The superyachts of the billionaire Russian oligarchs are still frantically searching the world’s waterways for safe-havens, with some vessels employing desperate measures to escape detection and seizure by western countries.
A $150-million superyacht owned by Russia’s second-richest person, Leonid Mikhelson, who is facing sanctions, unexpectedly disappeared from the radar for over two weeks before reappearing on May 20, reported Bloomberg.
According to vessel data obtained by Bloomberg News, the 85-meter (280-foot) yacht named Pacific is sailing by Malta in the Mediterranean Sea. The ship reappeared near the Canary Islands on May 20 after its positioning transponder was turned back on.
It had gone off the radar 12 days earlier, just after indicating that it was on its way to the Bahamas, a country noted for assisting other governments in seizing boats.
While the yacht’s ultimate destination is unknown, the Pacific is signaling Port Said in Egypt as its next stop. It was previously reported that it was on its way to Port Vell in Barcelona.
Following Russia’s invasion of Ukraine, Spanish authorities confiscated at least four luxury yachts linked to blacklisted billionaires. After reaching Egypt, the yacht is expected to travel to the Maldives or Turkey. For Russian oligarchs, these two countries are seen as safe-havens.
Since the beginning of the Ukrainian conflict, at least five Russian oligarchs’ superyachts reported having arrived in Turkey. Ankara has yet to impose its sanctions against Russia.
Andrew Lipow, president of consulting firm Lipow Oil Associates LLC, told Bloomberg, “It’s more likely that Port Said is an interim destination as it makes its way to enter the Suez Canal to get to some other location. It’s potentially going to the Maldives or another location that’s a friendly destination for Russian mega yachts.”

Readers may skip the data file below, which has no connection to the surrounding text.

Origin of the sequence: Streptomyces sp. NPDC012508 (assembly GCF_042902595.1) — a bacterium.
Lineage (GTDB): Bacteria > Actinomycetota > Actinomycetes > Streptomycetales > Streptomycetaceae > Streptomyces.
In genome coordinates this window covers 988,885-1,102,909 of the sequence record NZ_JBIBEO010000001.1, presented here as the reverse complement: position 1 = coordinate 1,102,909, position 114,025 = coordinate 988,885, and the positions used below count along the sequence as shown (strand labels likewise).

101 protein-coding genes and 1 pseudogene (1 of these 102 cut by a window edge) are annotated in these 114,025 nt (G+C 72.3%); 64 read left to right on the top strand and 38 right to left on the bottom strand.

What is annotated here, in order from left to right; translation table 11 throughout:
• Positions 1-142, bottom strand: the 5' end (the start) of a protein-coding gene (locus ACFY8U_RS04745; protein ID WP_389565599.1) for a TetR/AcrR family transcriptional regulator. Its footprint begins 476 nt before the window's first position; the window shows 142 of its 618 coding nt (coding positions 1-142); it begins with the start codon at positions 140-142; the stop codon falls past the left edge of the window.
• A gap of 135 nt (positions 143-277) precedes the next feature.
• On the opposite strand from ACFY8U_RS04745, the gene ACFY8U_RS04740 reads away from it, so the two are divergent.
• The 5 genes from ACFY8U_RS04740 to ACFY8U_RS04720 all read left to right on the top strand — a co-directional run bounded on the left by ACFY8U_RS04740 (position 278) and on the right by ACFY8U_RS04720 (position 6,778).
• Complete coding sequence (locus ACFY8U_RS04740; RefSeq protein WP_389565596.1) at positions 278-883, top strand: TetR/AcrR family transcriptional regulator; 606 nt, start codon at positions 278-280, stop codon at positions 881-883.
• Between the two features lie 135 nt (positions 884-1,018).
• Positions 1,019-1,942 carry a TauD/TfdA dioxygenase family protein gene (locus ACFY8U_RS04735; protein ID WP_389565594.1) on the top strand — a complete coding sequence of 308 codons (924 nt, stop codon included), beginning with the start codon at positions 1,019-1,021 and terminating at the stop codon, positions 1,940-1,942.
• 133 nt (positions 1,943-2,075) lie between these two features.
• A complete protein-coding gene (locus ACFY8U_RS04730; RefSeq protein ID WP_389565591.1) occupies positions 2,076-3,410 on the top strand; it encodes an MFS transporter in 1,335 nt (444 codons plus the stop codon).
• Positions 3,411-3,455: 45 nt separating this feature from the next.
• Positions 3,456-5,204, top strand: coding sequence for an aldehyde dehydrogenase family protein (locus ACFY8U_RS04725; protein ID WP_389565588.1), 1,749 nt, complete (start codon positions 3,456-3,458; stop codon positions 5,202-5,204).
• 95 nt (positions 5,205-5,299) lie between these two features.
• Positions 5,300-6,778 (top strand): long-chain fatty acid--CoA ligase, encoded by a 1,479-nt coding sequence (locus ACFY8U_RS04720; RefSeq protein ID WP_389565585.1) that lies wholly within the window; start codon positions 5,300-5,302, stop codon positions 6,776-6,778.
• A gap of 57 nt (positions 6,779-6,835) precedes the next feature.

Several Russian boats associated with Russian billionaires have been reported to be lurking around the Maldivian islands. The thought of seizing yachts, according to Hussain Shameen, the Maldives’ senior prosecutor, is “far-fetched” since the Maldives’ judicial system isn’t robust enough. Officials would have trouble seizing a tourist boat unless a crime had been committed under local law.
Luxury Yachts Whizzing Across The Seas
As the conflict in Ukraine enters its fourth month, Russian billionaires and tycoons are coming under increased scrutiny. The US and the UK are amongst the countries imposing penalties on individuals close to Russian President Vladimir Putin in response to the invasion.
On Wednesday, the European Commission revealed new measures to criminalize sanctions evasion at the EU level, laying the groundwork for EU countries to seize Russian oligarchs’ assets.
Several European nations, including Italy, Spain, and Germany, have already confiscated villas, bank accounts, and luxury cars belonging to Russia’s wealthiest nationals. According to reports over a dozen yachts valued at more than $2.25 billion have already been seized.
These harsh measures have sent Russian ships rushing across oceans to places where restrictions are less likely to be imposed or enforced. Since the invasion began, some have even clocked more than 5,000 nautical miles.
Turkey has long been a favored destination for Russian luxury yachts. For instance, steel billionaire Alexander Abramov’s $100 million Titan arrived via the Suez Canal in early May.
Other Russian-linked boats, such as the $300 million Ocean Victory owned by steel tycoon Viktor Rashnikov, have gone silent after arriving in the Maldives.
The Pacific, which is more than a decade old, stands out with its robust shape and metallic finish that appears to change color in the sunlight. This magnificent ship, which measures 280 feet (85 meters), has a fully magnificent constitution, as it was built by some of the industry’s leading names.
Pacific features a swimming pool, a jacuzzi, a gym, and a movie theater, as do all billionaires’ luxury possessions. The color-shifting silhouette and two massive helipads, however, are its distinguishing features.
It was designed to effortlessly cruise around the world while attaining speeds of up to 20 knots (23 mph /37 kph) when necessary. These characteristics appear helpful right now, as all of the billionaires’ yachts that have not been confiscated are en route to safe havens.